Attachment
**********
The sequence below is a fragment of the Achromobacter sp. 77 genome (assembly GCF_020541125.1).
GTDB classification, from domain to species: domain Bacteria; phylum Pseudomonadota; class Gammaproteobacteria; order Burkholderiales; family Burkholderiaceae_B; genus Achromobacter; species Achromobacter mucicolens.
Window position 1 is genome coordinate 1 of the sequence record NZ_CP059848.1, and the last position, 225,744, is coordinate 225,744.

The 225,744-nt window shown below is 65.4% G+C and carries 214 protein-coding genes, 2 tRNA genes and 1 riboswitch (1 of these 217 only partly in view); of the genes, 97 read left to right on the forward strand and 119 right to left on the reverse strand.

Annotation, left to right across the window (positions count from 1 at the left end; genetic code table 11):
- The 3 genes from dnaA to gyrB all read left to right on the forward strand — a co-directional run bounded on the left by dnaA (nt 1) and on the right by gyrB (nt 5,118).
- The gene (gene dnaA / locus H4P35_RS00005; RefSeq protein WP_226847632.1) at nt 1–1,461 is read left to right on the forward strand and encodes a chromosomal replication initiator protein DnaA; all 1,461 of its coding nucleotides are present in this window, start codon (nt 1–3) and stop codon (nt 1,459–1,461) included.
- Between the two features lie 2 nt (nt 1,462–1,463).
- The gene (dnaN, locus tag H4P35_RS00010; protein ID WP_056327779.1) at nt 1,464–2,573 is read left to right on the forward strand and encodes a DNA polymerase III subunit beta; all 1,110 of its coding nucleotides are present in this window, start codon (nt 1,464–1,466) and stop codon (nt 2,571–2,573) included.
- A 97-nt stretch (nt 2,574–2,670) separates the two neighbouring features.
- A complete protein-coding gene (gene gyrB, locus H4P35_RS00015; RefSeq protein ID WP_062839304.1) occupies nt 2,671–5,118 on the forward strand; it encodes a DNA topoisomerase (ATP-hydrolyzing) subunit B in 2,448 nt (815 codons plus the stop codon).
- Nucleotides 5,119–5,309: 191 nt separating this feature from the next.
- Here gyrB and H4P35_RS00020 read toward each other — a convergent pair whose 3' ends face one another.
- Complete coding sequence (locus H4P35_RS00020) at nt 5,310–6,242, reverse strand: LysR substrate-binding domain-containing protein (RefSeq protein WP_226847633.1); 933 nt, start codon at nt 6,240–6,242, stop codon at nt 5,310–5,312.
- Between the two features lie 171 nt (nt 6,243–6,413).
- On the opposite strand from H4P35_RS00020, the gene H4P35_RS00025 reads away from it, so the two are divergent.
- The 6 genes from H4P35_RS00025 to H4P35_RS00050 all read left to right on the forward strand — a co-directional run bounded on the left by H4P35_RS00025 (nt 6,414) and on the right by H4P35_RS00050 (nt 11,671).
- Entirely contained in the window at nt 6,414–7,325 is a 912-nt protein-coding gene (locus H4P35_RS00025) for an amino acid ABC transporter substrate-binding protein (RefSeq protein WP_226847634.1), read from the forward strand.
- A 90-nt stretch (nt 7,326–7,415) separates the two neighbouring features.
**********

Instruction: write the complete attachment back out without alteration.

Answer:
The sequence below is a fragment of the Achromobacter sp. 77 genome (assembly GCF_020541125.1).
GTDB classification, from domain to species: domain Bacteria; phylum Pseudomonadota; class Gammaproteobacteria; order Burkholderiales; family Burkholderiaceae_B; genus Achromobacter; species Achromobacter mucicolens.
Window position 1 is genome coordinate 1 of the sequence record NZ_CP059848.1, and the last position, 225,744, is coordinate 225,744.

The 225,744-nt window shown below is 65.4% G+C and carries 214 protein-coding genes, 2 tRNA genes and 1 riboswitch (1 of these 217 only partly in view); of the genes, 97 read left to right on the forward strand and 119 right to left on the reverse strand.

Annotation, left to right across the window (positions count from 1 at the left end; genetic code table 11):
- The 3 genes from dnaA to gyrB all read left to right on the forward strand — a co-directional run bounded on the left by dnaA (nt 1) and on the right by gyrB (nt 5,118).
- The gene (gene dnaA / locus H4P35_RS00005; RefSeq protein WP_226847632.1) at nt 1–1,461 is read left to right on the forward strand and encodes a chromosomal replication initiator protein DnaA; all 1,461 of its coding nucleotides are present in this window, start codon (nt 1–3) and stop codon (nt 1,459–1,461) included.
- Between the two features lie 2 nt (nt 1,462–1,463).
- The gene (dnaN, locus tag H4P35_RS00010; protein ID WP_056327779.1) at nt 1,464–2,573 is read left to right on the forward strand and encodes a DNA polymerase III subunit beta; all 1,110 of its coding nucleotides are present in this window, start codon (nt 1,464–1,466) and stop codon (nt 2,571–2,573) included.
- A 97-nt stretch (nt 2,574–2,670) separates the two neighbouring features.
- A complete protein-coding gene (gene gyrB, locus H4P35_RS00015; RefSeq protein ID WP_062839304.1) occupies nt 2,671–5,118 on the forward strand; it encodes a DNA topoisomerase (ATP-hydrolyzing) subunit B in 2,448 nt (815 codons plus the stop codon).
- Nucleotides 5,119–5,309: 191 nt separating this feature from the next.
- Here gyrB and H4P35_RS00020 read toward each other — a convergent pair whose 3' ends face one another.
- Complete coding sequence (locus H4P35_RS00020) at nt 5,310–6,242, reverse strand: LysR substrate-binding domain-containing protein (RefSeq protein WP_226847633.1); 933 nt, start codon at nt 6,240–6,242, stop codon at nt 5,310–5,312.
- Between the two features lie 171 nt (nt 6,243–6,413).
- On the opposite strand from H4P35_RS00020, the gene H4P35_RS00025 reads away from it, so the two are divergent.
- The 6 genes from H4P35_RS00025 to H4P35_RS00050 all read left to right on the forward strand — a co-directional run bounded on the left by H4P35_RS00025 (nt 6,414) and on the right by H4P35_RS00050 (nt 11,671).
- Entirely contained in the window at nt 6,414–7,325 is a 912-nt protein-coding gene (locus H4P35_RS00025) for an amino acid ABC transporter substrate-binding protein (RefSeq protein WP_226847634.1), read from the forward strand.
- A 90-nt stretch (nt 7,326–7,415) separates the two neighbouring features.